The process was stalled again with the absence of the defendant and a motion brought by Olanipekun urging the tribunal to restrain itself from continuing with the trial.
The defendant’s counsel had brought to the knowledge of the panel of three subsisting restraining orders from High Courts in Abuja barring it from continuing the trial.
Olanipekun had also insisted that the defendant’s motion challenging the jurisdiction of the tribunal to handle the matter should be treated first before any other proceeding could happen.
Malam Umar Aliyu (SAN), Counsel to the Federal Government, had objected to such order of trial, adding that the defendant must take his plea by being arraigned before any motion could be heard.
The prosecution had along the charge, filed an application urging the tribunal to order the stepping aside of the CJN pending the determination of the petition.
Chairman of the tribunal, Umar Danladi, went ahead to describe the orders from three High Courts restraining the tribunal from continuing with the trial as unconstitutional.
The Federal High Court, FCT High Court and the National Industrial Court at various times in Abuja gave the restraining orders halting the trial of the CJN pending the determination of suits bearing Danladi as defendant.
Aggrieved by the decision of the tribunal, Chief Adegboyega Awomolo (SAN) also Counsel to Onnoghen, filed an appeal challenging the decision of the tribunal to continue with the trial.
Aboki held that the appellate court had no definitive order to make in the present circumstance and therefore went ahead to fix Jan. 24 to hear the merit of the appeal.
At the resumed session, Olanipekun had submitted that the tribunal was wrong to have discountenanced the restraining orders made by the three courts.
He said such action was capable of enthe throning anarchy in the system if not checked.
Olanipekun, who cited many legal precedents to support his argument, said it was incumbent on the tribunal to respect the order of the court and its practice direction.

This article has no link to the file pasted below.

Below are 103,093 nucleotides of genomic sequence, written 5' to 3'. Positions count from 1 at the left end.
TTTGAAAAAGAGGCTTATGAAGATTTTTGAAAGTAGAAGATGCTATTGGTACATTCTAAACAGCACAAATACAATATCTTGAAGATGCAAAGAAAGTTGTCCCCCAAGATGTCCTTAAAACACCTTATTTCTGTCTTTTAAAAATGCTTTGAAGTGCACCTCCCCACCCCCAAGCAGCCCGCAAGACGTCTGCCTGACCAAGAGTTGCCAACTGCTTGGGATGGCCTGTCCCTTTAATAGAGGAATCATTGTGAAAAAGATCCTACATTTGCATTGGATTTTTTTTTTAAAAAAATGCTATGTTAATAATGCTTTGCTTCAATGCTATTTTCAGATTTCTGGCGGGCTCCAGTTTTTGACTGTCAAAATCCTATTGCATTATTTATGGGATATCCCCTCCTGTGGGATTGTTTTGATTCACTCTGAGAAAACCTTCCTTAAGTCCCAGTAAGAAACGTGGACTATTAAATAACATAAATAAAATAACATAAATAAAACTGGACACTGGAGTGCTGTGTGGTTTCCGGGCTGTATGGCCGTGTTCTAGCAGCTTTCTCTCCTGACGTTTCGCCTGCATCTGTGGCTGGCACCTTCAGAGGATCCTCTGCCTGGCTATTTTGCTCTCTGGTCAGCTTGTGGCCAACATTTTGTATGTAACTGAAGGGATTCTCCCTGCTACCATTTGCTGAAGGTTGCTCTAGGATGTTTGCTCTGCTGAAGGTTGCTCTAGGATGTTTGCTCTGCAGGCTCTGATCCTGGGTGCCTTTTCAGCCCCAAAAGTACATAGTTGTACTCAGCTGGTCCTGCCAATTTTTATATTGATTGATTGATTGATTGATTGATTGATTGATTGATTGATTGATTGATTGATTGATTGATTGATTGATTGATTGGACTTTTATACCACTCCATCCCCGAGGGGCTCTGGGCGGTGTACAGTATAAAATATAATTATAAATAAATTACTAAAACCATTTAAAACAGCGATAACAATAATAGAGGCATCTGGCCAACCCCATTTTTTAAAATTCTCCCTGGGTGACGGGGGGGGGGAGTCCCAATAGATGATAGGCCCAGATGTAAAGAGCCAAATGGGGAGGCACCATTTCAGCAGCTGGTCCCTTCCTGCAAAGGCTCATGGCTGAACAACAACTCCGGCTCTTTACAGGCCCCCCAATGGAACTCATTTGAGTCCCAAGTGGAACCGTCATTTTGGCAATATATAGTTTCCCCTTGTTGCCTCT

He said the insistence of the tribunal to force the arraignment of the CJN when a motion challenging its jurisdiction was unknown to law.
Olanipekun also informed the court that three suits had been filed against the President Muhammadu Buhari, CCT, CCB, AGF and the chairman of the tribunal on matters that related to the trial of the CJN at the tribunal.
He said it was only just and fair for the tribunal to abide by the restraining orders in the trial of the CJN pending the determination of those suits.
Olanipekun therefore, prayed the court to stay proceedings at the tribunal pending the determination of all pending motions the defendants had brought before the appellate court.
Mr Oyekole Oso, Counsel for the Federal Government, raised objections on the issues canvassed by Olanipekun.
He said the orders made at three high courts were not binding on the tribunal, adding that the tribunal also had co-ordinate powers as those courts.
Oso said the applicant had not sufficiently demonstrated the willingness to submit himself for trial.
According to him, the interlocutory applications before the appeal would not stop the prosecution of the CJN at the tribunal.
Oso said the motion challenging the jurisdiction of the tribunal must be first heard at the tribunal, adding that the court should impress it on the applicant to stand justice at the tribunal.
He prayed the court to dismiss the application for lacking in merit.(NAN)